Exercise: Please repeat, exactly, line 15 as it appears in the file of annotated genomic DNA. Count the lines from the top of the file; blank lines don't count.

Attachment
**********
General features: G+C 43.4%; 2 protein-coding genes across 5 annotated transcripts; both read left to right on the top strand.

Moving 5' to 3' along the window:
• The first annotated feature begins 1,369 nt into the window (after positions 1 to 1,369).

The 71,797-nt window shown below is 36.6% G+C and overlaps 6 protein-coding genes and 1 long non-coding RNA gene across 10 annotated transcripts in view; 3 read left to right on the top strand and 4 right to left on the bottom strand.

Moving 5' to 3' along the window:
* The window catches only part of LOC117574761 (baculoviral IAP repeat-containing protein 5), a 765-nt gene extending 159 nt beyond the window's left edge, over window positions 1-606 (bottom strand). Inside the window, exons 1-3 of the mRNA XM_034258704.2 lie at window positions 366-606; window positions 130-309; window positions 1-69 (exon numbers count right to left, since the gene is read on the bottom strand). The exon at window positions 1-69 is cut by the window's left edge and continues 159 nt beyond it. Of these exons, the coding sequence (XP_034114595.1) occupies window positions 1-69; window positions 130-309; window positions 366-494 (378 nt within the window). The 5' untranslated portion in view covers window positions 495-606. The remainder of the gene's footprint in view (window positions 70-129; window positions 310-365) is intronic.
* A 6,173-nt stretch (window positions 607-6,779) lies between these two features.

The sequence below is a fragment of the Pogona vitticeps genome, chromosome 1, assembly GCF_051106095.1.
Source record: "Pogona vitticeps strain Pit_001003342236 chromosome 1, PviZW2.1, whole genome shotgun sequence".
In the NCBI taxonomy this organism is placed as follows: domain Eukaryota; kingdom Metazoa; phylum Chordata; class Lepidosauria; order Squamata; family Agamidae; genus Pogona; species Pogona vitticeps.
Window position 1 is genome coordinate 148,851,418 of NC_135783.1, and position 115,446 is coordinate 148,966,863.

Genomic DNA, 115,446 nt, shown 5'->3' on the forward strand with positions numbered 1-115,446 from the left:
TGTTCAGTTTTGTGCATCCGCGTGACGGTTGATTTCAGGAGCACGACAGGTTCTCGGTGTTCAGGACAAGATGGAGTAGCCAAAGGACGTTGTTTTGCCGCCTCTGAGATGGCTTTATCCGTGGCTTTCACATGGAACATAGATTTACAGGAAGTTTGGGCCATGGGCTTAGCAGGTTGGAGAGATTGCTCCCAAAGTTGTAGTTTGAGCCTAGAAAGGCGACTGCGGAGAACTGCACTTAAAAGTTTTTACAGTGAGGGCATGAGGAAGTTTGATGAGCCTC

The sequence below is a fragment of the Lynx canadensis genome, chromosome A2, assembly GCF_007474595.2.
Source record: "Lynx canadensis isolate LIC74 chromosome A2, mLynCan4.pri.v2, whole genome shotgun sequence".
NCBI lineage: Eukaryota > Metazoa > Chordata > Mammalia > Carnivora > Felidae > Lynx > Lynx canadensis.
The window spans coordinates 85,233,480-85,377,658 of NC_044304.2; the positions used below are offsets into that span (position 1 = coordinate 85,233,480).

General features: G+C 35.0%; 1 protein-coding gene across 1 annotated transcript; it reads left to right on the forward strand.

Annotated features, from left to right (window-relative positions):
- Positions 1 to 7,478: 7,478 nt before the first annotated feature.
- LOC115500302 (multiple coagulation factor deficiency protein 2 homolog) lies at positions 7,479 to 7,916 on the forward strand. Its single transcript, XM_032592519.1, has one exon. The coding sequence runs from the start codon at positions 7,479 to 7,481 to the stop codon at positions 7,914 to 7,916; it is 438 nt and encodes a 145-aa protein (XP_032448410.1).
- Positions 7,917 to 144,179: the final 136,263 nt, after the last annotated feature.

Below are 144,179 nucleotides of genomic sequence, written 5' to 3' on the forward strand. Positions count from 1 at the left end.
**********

Source record: "Lynx canadensis isolate LIC74 chromosome A2, mLynCan4.pri.v2, whole genome shotgun sequence".